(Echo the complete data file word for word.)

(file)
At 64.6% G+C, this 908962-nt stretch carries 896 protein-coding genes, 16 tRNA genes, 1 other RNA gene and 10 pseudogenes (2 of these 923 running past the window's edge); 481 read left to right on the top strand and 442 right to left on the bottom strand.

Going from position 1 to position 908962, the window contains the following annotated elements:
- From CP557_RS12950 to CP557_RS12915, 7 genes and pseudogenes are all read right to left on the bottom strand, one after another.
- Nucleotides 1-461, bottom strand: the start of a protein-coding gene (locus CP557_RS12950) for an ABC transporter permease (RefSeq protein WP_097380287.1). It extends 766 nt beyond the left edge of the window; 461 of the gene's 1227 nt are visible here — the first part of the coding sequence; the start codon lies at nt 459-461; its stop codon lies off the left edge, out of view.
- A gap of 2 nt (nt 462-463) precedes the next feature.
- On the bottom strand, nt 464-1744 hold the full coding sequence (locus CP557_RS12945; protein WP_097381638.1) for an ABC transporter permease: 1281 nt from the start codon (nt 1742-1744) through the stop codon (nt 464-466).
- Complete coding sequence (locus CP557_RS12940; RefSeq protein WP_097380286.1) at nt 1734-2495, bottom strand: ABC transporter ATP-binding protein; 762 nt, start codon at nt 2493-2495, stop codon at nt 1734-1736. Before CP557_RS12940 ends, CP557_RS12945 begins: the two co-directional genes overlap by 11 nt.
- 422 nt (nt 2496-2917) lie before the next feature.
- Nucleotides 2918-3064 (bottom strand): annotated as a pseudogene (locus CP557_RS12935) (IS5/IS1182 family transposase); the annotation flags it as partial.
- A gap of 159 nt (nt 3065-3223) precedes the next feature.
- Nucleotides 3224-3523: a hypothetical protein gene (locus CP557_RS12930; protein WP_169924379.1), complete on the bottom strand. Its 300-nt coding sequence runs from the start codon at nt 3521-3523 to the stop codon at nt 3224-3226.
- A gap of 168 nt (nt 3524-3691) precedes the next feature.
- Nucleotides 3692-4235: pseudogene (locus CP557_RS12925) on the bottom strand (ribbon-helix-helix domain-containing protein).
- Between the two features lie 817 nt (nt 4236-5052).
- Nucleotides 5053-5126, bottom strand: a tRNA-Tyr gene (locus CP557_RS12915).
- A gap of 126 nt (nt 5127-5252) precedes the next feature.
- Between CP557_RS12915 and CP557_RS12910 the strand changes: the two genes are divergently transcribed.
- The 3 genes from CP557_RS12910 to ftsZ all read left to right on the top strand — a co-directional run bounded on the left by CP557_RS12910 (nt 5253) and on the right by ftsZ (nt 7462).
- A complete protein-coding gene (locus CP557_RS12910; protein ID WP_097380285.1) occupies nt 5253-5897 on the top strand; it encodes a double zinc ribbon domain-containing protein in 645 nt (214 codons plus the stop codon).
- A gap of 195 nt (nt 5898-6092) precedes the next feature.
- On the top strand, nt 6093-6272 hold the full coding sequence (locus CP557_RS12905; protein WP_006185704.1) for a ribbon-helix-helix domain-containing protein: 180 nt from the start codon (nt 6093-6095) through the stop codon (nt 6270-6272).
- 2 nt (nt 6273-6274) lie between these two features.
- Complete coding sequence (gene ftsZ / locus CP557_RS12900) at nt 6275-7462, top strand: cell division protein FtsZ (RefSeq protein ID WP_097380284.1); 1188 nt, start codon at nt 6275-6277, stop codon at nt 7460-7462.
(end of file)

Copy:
At 64.6% G+C, this 908962-nt stretch carries 896 protein-coding genes, 16 tRNA genes, 1 other RNA gene and 10 pseudogenes (2 of these 923 running past the window's edge); 481 read left to right on the top strand and 442 right to left on the bottom strand.

Going from position 1 to position 908962, the window contains the following annotated elements:
- From CP557_RS12950 to CP557_RS12915, 7 genes and pseudogenes are all read right to left on the bottom strand, one after another.
- Nucleotides 1-461, bottom strand: the start of a protein-coding gene (locus CP557_RS12950) for an ABC transporter permease (RefSeq protein WP_097380287.1). It extends 766 nt beyond the left edge of the window; 461 of the gene's 1227 nt are visible here — the first part of the coding sequence; the start codon lies at nt 459-461; its stop codon lies off the left edge, out of view.
- A gap of 2 nt (nt 462-463) precedes the next feature.
- On the bottom strand, nt 464-1744 hold the full coding sequence (locus CP557_RS12945; protein WP_097381638.1) for an ABC transporter permease: 1281 nt from the start codon (nt 1742-1744) through the stop codon (nt 464-466).
- Complete coding sequence (locus CP557_RS12940; RefSeq protein WP_097380286.1) at nt 1734-2495, bottom strand: ABC transporter ATP-binding protein; 762 nt, start codon at nt 2493-2495, stop codon at nt 1734-1736. Before CP557_RS12940 ends, CP557_RS12945 begins: the two co-directional genes overlap by 11 nt.
- 422 nt (nt 2496-2917) lie before the next feature.
- Nucleotides 2918-3064 (bottom strand): annotated as a pseudogene (locus CP557_RS12935) (IS5/IS1182 family transposase); the annotation flags it as partial.
- A gap of 159 nt (nt 3065-3223) precedes the next feature.
- Nucleotides 3224-3523: a hypothetical protein gene (locus CP557_RS12930; protein WP_169924379.1), complete on the bottom strand. Its 300-nt coding sequence runs from the start codon at nt 3521-3523 to the stop codon at nt 3224-3226.
- A gap of 168 nt (nt 3524-3691) precedes the next feature.
- Nucleotides 3692-4235: pseudogene (locus CP557_RS12925) on the bottom strand (ribbon-helix-helix domain-containing protein).
- Between the two features lie 817 nt (nt 4236-5052).
- Nucleotides 5053-5126, bottom strand: a tRNA-Tyr gene (locus CP557_RS12915).
- A gap of 126 nt (nt 5127-5252) precedes the next feature.
- Between CP557_RS12915 and CP557_RS12910 the strand changes: the two genes are divergently transcribed.
- The 3 genes from CP557_RS12910 to ftsZ all read left to right on the top strand — a co-directional run bounded on the left by CP557_RS12910 (nt 5253) and on the right by ftsZ (nt 7462).
- A complete protein-coding gene (locus CP557_RS12910; protein ID WP_097380285.1) occupies nt 5253-5897 on the top strand; it encodes a double zinc ribbon domain-containing protein in 645 nt (214 codons plus the stop codon).
- A gap of 195 nt (nt 5898-6092) precedes the next feature.
- On the top strand, nt 6093-6272 hold the full coding sequence (locus CP557_RS12905; protein WP_006185704.1) for a ribbon-helix-helix domain-containing protein: 180 nt from the start codon (nt 6093-6095) through the stop codon (nt 6270-6272).
- 2 nt (nt 6273-6274) lie between these two features.
- Complete coding sequence (gene ftsZ / locus CP557_RS12900) at nt 6275-7462, top strand: cell division protein FtsZ (RefSeq protein ID WP_097380284.1); 1188 nt, start codon at nt 6275-6277, stop codon at nt 7460-7462.